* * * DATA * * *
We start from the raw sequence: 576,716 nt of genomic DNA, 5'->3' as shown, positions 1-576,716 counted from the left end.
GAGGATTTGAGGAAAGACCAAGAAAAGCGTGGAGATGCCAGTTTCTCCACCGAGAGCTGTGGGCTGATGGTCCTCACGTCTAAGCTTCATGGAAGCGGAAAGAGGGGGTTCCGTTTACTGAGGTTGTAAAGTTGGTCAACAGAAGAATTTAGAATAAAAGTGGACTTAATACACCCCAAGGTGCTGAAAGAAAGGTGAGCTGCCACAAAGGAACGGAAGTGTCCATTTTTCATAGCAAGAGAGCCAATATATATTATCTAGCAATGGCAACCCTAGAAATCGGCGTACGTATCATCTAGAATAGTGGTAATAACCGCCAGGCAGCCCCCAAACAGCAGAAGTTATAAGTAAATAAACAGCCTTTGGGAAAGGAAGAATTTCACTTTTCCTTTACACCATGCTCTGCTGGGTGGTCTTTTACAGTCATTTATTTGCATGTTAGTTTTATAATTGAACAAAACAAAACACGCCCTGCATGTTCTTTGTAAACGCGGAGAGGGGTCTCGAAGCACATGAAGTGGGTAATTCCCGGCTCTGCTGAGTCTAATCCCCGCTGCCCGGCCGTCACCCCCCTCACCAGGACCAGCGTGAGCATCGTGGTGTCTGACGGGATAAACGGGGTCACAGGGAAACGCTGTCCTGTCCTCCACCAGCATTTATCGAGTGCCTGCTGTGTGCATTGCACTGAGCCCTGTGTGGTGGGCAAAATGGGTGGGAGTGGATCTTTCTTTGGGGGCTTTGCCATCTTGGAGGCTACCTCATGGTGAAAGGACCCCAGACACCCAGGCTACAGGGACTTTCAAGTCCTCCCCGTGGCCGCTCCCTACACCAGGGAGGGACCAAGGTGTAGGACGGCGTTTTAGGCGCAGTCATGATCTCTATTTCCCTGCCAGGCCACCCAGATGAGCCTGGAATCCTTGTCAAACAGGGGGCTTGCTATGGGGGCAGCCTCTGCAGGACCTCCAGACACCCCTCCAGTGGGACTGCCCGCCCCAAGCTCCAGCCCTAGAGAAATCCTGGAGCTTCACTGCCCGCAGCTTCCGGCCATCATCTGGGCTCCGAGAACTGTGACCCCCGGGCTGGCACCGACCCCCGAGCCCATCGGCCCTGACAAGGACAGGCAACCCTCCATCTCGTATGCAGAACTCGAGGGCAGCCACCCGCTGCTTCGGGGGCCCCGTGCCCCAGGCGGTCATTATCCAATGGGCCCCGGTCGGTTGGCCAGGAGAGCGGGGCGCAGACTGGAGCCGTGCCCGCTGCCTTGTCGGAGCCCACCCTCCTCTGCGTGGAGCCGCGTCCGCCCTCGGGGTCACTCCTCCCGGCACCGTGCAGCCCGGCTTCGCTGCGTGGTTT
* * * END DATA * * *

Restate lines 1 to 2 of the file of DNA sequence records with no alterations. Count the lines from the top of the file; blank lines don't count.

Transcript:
We start from the raw sequence: 576,716 nt of genomic DNA, 5'->3' as shown, positions 1-576,716 counted from the left end.
GAGGATTTGAGGAAAGACCAAGAAAAGCGTGGAGATGCCAGTTTCTCCACCGAGAGCTGTGGGCTGATGGTCCTCACGTCTAAGCTTCATGGAAGCGGAAAGAGGGGGTTCCGTTTACTGAGGTTGTAAAGTTGGTCAACAGAAGAATTTAGAATAAAAGTGGACTTAATACACCCCAAGGTGCTGAAAGAAAGGTGAGCTGCCACAAAGGAACGGAAGTGTCCATTTTTCATAGCAAGAGAGCCAATATATATTATCTAGCAATGGCAACCCTAGAAATCGGCGTACGTATCATCTAGAATAGTGGTAATAACCGCCAGGCAGCCCCCAAACAGCAGAAGTTATAAGTAAATAAACAGCCTTTGGGAAAGGAAGAATTTCACTTTTCCTTTACACCATGCTCTGCTGGGTGGTCTTTTACAGTCATTTATTTGCATGTTAGTTTTATAATTGAACAAAACAAAACACGCCCTGCATGTTCTTTGTAAACGCGGAGAGGGGTCTCGAAGCACATGAAGTGGGTAATTCCCGGCTCTGCTGAGTCTAATCCCCGCTGCCCGGCCGTCACCCCCCTCACCAGGACCAGCGTGAGCATCGTGGTGTCTGACGGGATAAACGGGGTCACAGGGAAACGCTGTCCTGTCCTCCACCAGCATTTATCGAGTGCCTGCTGTGTGCATTGCACTGAGCCCTGTGTGGTGGGCAAAATGGGTGGGAGTGGATCTTTCTTTGGGGGCTTTGCCATCTTGGAGGCTACCTCATGGTGAAAGGACCCCAGACACCCAGGCTACAGGGACTTTCAAGTCCTCCCCGTGGCCGCTCCCTACACCAGGGAGGGACCAAGGTGTAGGACGGCGTTTTAGGCGCAGTCATGATCTCTATTTCCCTGCCAGGCCACCCAGATGAGCCTGGAATCCTTGTCAAACAGGGGGCTTGCTATGGGGGCAGCCTCTGCAGGACCTCCAGACACCCCTCCAGTGGGACTGCCCGCCCCAAGCTCCAGCCCTAGAGAAATCCTGGAGCTTCACTGCCCGCAGCTTCCGGCCATCATCTGGGCTCCGAGAACTGTGACCCCCGGGCTGGCACCGACCCCCGAGCCCATCGGCCCTGACAAGGACAGGCAACCCTCCATCTCGTATGCAGAACTCGAGGGCAGCCACCCGCTGCTTCGGGGGCCCCGTGCCCCAGGCGGTCATTATCCAATGGGCCCCGGTCGGTTGGCCAGGAGAGCGGGGCGCAGACTGGAGCCGTGCCCGCTGCCTTGTCGGAGCCCACCCTCCTCTGCGTGGAGCCGCGTCCGCCCTCGGGGTCACTCCTCCCGGCACCGTGCAGCCCGGCTTCGCTGCGTGGTTT